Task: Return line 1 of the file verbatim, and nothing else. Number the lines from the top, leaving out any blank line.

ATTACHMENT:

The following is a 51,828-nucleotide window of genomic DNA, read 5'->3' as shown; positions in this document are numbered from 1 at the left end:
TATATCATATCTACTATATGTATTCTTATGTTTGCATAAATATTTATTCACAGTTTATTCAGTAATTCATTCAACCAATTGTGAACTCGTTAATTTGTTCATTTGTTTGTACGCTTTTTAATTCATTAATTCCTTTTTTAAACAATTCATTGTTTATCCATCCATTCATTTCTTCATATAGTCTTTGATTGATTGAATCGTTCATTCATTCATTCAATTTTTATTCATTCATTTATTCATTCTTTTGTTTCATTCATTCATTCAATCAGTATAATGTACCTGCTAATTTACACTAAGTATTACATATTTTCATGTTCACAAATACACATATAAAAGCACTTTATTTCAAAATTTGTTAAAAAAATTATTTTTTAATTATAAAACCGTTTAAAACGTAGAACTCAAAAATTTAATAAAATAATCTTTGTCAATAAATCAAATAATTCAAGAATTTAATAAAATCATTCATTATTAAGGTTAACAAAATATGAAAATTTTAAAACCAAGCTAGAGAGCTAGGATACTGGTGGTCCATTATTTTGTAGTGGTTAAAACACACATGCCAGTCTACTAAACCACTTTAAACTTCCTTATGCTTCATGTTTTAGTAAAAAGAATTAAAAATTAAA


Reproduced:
The following is a 51,828-nucleotide window of genomic DNA, read 5'->3' as shown; positions in this document are numbered from 1 at the left end: